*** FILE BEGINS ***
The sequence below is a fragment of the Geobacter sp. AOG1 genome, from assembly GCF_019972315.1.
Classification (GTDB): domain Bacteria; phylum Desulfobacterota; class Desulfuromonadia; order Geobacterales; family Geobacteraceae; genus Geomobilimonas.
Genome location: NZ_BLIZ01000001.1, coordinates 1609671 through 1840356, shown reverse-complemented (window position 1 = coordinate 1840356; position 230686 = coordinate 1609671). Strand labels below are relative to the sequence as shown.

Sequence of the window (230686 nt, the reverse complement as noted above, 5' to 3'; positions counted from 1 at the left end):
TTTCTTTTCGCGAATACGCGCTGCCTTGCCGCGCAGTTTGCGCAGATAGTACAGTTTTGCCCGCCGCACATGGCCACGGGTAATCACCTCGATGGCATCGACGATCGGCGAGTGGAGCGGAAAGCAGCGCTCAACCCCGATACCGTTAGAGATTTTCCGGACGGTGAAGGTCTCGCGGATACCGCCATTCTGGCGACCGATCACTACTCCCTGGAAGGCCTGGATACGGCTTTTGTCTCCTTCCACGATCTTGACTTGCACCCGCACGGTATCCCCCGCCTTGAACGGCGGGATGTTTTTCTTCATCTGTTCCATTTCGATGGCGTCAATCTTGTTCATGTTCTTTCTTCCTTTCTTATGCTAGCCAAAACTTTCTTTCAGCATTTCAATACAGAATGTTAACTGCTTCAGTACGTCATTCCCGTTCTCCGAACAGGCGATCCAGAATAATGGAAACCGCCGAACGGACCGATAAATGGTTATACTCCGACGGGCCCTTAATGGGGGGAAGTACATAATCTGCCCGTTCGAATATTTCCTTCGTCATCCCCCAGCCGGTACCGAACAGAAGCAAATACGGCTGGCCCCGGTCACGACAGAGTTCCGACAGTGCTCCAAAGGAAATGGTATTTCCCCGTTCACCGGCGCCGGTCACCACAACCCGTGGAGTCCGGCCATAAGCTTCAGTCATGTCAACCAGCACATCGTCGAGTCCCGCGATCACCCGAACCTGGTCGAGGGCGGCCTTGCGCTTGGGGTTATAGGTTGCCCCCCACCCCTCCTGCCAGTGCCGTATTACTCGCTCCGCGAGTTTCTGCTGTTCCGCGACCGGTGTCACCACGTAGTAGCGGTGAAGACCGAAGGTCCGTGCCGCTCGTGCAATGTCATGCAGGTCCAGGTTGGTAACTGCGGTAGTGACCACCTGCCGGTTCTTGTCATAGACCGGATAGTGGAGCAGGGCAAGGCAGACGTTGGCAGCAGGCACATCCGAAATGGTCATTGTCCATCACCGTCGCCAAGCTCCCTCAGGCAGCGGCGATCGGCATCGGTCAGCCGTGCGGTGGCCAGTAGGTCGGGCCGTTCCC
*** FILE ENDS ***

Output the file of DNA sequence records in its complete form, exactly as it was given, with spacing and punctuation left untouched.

The sequence below is a fragment of the Geobacter sp. AOG1 genome, from assembly GCF_019972315.1.
Classification (GTDB): domain Bacteria; phylum Desulfobacterota; class Desulfuromonadia; order Geobacterales; family Geobacteraceae; genus Geomobilimonas.
Genome location: NZ_BLIZ01000001.1, coordinates 1609671 through 1840356, shown reverse-complemented (window position 1 = coordinate 1840356; position 230686 = coordinate 1609671). Strand labels below are relative to the sequence as shown.

Sequence of the window (230686 nt, the reverse complement as noted above, 5' to 3'; positions counted from 1 at the left end):
TTTCTTTTCGCGAATACGCGCTGCCTTGCCGCGCAGTTTGCGCAGATAGTACAGTTTTGCCCGCCGCACATGGCCACGGGTAATCACCTCGATGGCATCGACGATCGGCGAGTGGAGCGGAAAGCAGCGCTCAACCCCGATACCGTTAGAGATTTTCCGGACGGTGAAGGTCTCGCGGATACCGCCATTCTGGCGACCGATCACTACTCCCTGGAAGGCCTGGATACGGCTTTTGTCTCCTTCCACGATCTTGACTTGCACCCGCACGGTATCCCCCGCCTTGAACGGCGGGATGTTTTTCTTCATCTGTTCCATTTCGATGGCGTCAATCTTGTTCATGTTCTTTCTTCCTTTCTTATGCTAGCCAAAACTTTCTTTCAGCATTTCAATACAGAATGTTAACTGCTTCAGTACGTCATTCCCGTTCTCCGAACAGGCGATCCAGAATAATGGAAACCGCCGAACGGACCGATAAATGGTTATACTCCGACGGGCCCTTAATGGGGGGAAGTACATAATCTGCCCGTTCGAATATTTCCTTCGTCATCCCCCAGCCGGTACCGAACAGAAGCAAATACGGCTGGCCCCGGTCACGACAGAGTTCCGACAGTGCTCCAAAGGAAATGGTATTTCCCCGTTCACCGGCGCCGGTCACCACAACCCGTGGAGTCCGGCCATAAGCTTCAGTCATGTCAACCAGCACATCGTCGAGTCCCGCGATCACCCGAACCTGGTCGAGGGCGGCCTTGCGCTTGGGGTTATAGGTTGCCCCCCACCCCTCCTGCCAGTGCCGTATTACTCGCTCCGCGAGTTTCTGCTGTTCCGCGACCGGTGTCACCACGTAGTAGCGGTGAAGACCGAAGGTCCGTGCCGCTCGTGCAATGTCATGCAGGTCCAGGTTGGTAACTGCGGTAGTGACCACCTGCCGGTTCTTGTCATAGACCGGATAGTGGAGCAGGGCAAGGCAGACGTTGGCAGCAGGCACATCCGAAATGGTCATTGTCCATCACCGTCGCCAAGCTCCCTCAGGCAGCGGCGATCGGCATCGGTCAGCCGTGCGGTGGCCAGTAGGTCGGGCCGTTCCC